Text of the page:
A Note Regarding Game Credits

  • Publish Date: March 28, 2011
  • Comments: ↓ 6 user comments

Why we turned off career scores for people in our game credits

Over the last week or so, there has been an enthusiastic discussion in the gaming press and social media about how the Metacritic team collects and displays credits and scores for individual contributors to video games. I want to put our process in context, provide some history, and explain where we’ll be going in the future.

As part of our relaunch of Metacritic in August of last year, one of our goals was to make the site much more dynamic and to allow our users to discover new products by exploring other titles by the creative teams behind the movies, games, TV shows, and albums our users enjoy.

In our movies section, for example, we wanted our users to be able to click on an actor, a director, or writer and view a page dedicated to that individual. On that page, a user can currently view all movies in the Metacritic database that the individual in question starred in, directed, or has written, along with the individual movies’ Metascores, and an overall “career score.” This career score is not an independent evaluation (or an aggregation of reviews of) the individual person in question – it’s a simple average of all the individual Metascores assigned to those movies the individual worked on. We license our movie credit database from our partner IMDb.

Similarly, in our games section, we encourage our users to click on the publisher or developer (development company) of a game they enjoy to learn more about other games those companies have produced, the Metascores of those games, and the companies’ overall career scores.

In addition to creating dedicated pages for corporate publishers and developers, on a given game’s “Details & Credits” page, Metacritic displays those individual people who contributed to the games in our database, including designers, programmers, producers, voice actors, and artists. In turn, we have produced dedicated pages for those individuals featuring their games and associated Metascores, and, until today, their individual career scores.

Although our credits database (which is powered by our sister site GameFAQs) is growing, as our users’ feedback has indicated, it is a work in progress and is not nearly as comprehensive as it needs to be to accurately provide a career score for these individuals. As such, we have removed that career score from the pages dedicated to creative individuals behind games on Metacritic. We are still very much committed to building a credits database, and welcome your participation in that process. You can submit information through our sister site GameFAQs here and submit any profile corrections or adjustments here.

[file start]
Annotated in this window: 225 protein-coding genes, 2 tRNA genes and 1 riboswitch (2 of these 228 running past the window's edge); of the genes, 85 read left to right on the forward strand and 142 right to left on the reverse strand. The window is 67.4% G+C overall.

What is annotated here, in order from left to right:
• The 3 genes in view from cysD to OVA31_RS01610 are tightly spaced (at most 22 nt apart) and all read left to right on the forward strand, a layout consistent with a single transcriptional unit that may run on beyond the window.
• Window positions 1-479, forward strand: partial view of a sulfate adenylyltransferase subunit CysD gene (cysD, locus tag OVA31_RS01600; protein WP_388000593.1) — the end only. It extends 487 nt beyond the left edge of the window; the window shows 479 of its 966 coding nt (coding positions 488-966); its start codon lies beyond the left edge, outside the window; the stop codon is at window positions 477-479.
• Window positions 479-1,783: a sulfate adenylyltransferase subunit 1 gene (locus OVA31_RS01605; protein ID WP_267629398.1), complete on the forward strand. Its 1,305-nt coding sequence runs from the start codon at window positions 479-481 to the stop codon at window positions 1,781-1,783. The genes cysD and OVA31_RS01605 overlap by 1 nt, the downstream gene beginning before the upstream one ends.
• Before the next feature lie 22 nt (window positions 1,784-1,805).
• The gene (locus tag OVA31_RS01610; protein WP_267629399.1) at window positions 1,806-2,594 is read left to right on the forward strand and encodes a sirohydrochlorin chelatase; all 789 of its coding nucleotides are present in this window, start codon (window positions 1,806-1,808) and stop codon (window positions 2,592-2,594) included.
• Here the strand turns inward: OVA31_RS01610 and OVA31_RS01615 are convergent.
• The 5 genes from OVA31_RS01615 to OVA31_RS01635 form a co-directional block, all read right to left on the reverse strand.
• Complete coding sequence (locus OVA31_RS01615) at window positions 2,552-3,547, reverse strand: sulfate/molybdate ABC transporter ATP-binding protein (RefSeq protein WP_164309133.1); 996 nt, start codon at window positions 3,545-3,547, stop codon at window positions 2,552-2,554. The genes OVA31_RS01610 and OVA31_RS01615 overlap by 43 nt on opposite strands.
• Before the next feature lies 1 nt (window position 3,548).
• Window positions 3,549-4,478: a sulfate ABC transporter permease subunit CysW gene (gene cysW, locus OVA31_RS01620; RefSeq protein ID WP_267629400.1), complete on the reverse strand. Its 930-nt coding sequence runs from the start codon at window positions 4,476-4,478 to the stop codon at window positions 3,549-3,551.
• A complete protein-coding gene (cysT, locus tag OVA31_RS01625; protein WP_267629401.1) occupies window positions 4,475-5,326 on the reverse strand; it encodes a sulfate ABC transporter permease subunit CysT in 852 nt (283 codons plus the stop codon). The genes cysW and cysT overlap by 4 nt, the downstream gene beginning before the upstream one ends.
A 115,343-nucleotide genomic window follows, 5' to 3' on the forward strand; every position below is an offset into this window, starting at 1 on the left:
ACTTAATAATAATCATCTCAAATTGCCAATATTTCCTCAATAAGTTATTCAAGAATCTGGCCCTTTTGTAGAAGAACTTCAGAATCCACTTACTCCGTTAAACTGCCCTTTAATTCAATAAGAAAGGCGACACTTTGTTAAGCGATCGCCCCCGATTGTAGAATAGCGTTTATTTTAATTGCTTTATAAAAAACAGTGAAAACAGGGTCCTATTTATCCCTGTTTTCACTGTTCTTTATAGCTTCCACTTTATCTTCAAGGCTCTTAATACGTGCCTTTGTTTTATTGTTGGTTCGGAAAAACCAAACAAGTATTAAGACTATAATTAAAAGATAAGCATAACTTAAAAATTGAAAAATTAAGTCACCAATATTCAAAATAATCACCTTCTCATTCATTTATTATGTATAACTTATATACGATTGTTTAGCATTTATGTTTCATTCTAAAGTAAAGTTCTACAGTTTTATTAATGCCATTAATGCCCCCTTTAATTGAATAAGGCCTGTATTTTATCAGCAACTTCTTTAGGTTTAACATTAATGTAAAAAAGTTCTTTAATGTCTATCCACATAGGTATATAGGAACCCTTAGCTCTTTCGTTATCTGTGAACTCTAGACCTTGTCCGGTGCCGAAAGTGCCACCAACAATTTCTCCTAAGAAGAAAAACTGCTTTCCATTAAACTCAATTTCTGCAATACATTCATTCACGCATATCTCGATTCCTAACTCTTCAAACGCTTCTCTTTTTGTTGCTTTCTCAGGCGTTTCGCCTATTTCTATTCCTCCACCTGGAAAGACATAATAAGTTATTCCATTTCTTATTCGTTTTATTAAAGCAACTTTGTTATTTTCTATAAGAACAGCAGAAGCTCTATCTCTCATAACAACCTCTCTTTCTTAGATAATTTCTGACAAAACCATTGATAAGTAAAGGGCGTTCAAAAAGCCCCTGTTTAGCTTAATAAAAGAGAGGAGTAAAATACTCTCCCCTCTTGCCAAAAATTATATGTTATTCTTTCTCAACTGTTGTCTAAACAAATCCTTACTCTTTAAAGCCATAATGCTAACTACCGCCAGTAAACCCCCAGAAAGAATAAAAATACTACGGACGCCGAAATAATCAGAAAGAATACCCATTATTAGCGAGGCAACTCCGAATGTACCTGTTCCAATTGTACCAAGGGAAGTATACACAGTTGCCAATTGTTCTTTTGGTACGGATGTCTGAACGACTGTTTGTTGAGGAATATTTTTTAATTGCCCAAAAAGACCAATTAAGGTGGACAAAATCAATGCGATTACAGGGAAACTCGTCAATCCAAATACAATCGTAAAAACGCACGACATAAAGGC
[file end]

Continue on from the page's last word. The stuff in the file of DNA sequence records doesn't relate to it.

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Comments (6)

  • Mad  

    You will be stopped in general for providing your useless surface. Someone with 3 times the money you spend is coming to take away your power. A much better site. Everything has an end, you definitely do.

  • Megalo  

    Career scores is all about accountability. Accountability, especially when it's done by a third party, is something we could use a lot more of in our society. Granted, the career score has been in its infancy and maybe it shouldn't have been deployed yet it's a big step in the right direction. I'm glad it's being worked on today, I can only imagine how thorough it will be in 5 years.

  • Lobo  

    You're missing the point. The issue is not the accuracy of the scores (although that is an issue), it's the idea that an individual will be branded with the outright score that a project gets, when that project was made with potentially hundreds of different people, with different opinions on the direction the project should have taken.

    Equally, a single score doesn't account for excellence in individual departments. Tron Legacy was nominated for an Oscar in sound editing, yet those sound editing guys are still going to have their metascores affected by that movie's 49 Metascore.

    You could say that this is just a bit of fun, but publishers already use Metacritic ratings to make business decisions about projects, and it can kill a studio if their last game didn't get a high enough rating on Metacritic. You could fairly argue that that studio should have made a better game, but this isn't the case with individuals for all the reasons I stated above.

    I guess I fear a world in which employers who don't know any better, will use these ratings as part of their hiring process, and a talented individual could find it hard to get work because of the poor decisions of his past co-workers.

  • SteveMeister  

    Good news. I say never add the career score. Leave it as a simple list. A game's review score says nothing about the quality of an individual's contributions to the game.

  • Tom  

    Good.

    You had people who've worked on 100 games over a 25 year career being scored on a single one of them.

  • Kedhrin  

    Aww man and here i was hoping I could see how much I was rated...

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